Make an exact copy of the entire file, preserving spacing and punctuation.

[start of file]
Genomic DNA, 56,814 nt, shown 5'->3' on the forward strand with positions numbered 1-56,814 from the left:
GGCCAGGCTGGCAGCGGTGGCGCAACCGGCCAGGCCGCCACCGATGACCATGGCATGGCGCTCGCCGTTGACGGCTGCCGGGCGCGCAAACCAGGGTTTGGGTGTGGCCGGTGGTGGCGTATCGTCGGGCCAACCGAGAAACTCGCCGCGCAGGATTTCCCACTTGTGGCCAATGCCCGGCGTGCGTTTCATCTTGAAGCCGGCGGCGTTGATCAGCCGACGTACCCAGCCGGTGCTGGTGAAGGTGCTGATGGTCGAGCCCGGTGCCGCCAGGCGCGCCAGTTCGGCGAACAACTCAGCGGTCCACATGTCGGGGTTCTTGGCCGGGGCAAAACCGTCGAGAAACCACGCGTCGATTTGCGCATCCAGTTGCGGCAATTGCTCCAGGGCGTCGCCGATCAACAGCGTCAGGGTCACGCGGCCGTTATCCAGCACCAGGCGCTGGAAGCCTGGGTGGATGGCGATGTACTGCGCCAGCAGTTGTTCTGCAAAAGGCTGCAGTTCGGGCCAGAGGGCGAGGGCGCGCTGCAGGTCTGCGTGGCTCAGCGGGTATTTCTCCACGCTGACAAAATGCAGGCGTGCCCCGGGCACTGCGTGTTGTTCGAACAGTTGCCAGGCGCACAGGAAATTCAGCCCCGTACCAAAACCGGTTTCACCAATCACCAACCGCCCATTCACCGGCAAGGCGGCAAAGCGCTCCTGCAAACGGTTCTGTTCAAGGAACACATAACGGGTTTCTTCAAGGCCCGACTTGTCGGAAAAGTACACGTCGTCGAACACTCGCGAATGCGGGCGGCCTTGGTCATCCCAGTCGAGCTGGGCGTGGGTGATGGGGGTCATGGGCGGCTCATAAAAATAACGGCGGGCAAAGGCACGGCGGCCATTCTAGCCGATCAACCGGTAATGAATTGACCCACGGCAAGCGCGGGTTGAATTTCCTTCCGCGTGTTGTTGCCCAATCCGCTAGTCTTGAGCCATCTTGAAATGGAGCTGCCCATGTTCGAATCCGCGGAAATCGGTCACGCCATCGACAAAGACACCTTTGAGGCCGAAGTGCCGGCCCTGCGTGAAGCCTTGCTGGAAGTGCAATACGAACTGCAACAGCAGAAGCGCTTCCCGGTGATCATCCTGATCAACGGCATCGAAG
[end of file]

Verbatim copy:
Genomic DNA, 56,814 nt, shown 5'->3' on the forward strand with positions numbered 1-56,814 from the left:
GGCCAGGCTGGCAGCGGTGGCGCAACCGGCCAGGCCGCCACCGATGACCATGGCATGGCGCTCGCCGTTGACGGCTGCCGGGCGCGCAAACCAGGGTTTGGGTGTGGCCGGTGGTGGCGTATCGTCGGGCCAACCGAGAAACTCGCCGCGCAGGATTTCCCACTTGTGGCCAATGCCCGGCGTGCGTTTCATCTTGAAGCCGGCGGCGTTGATCAGCCGACGTACCCAGCCGGTGCTGGTGAAGGTGCTGATGGTCGAGCCCGGTGCCGCCAGGCGCGCCAGTTCGGCGAACAACTCAGCGGTCCACATGTCGGGGTTCTTGGCCGGGGCAAAACCGTCGAGAAACCACGCGTCGATTTGCGCATCCAGTTGCGGCAATTGCTCCAGGGCGTCGCCGATCAACAGCGTCAGGGTCACGCGGCCGTTATCCAGCACCAGGCGCTGGAAGCCTGGGTGGATGGCGATGTACTGCGCCAGCAGTTGTTCTGCAAAAGGCTGCAGTTCGGGCCAGAGGGCGAGGGCGCGCTGCAGGTCTGCGTGGCTCAGCGGGTATTTCTCCACGCTGACAAAATGCAGGCGTGCCCCGGGCACTGCGTGTTGTTCGAACAGTTGCCAGGCGCACAGGAAATTCAGCCCCGTACCAAAACCGGTTTCACCAATCACCAACCGCCCATTCACCGGCAAGGCGGCAAAGCGCTCCTGCAAACGGTTCTGTTCAAGGAACACATAACGGGTTTCTTCAAGGCCCGACTTGTCGGAAAAGTACACGTCGTCGAACACTCGCGAATGCGGGCGGCCTTGGTCATCCCAGTCGAGCTGGGCGTGGGTGATGGGGGTCATGGGCGGCTCATAAAAATAACGGCGGGCAAAGGCACGGCGGCCATTCTAGCCGATCAACCGGTAATGAATTGACCCACGGCAAGCGCGGGTTGAATTTCCTTCCGCGTGTTGTTGCCCAATCCGCTAGTCTTGAGCCATCTTGAAATGGAGCTGCCCATGTTCGAATCCGCGGAAATCGGTCACGCCATCGACAAAGACACCTTTGAGGCCGAAGTGCCGGCCCTGCGTGAAGCCTTGCTGGAAGTGCAATACGAACTGCAACAGCAGAAGCGCTTCCCGGTGATCATCCTGATCAACGGCATCGAAG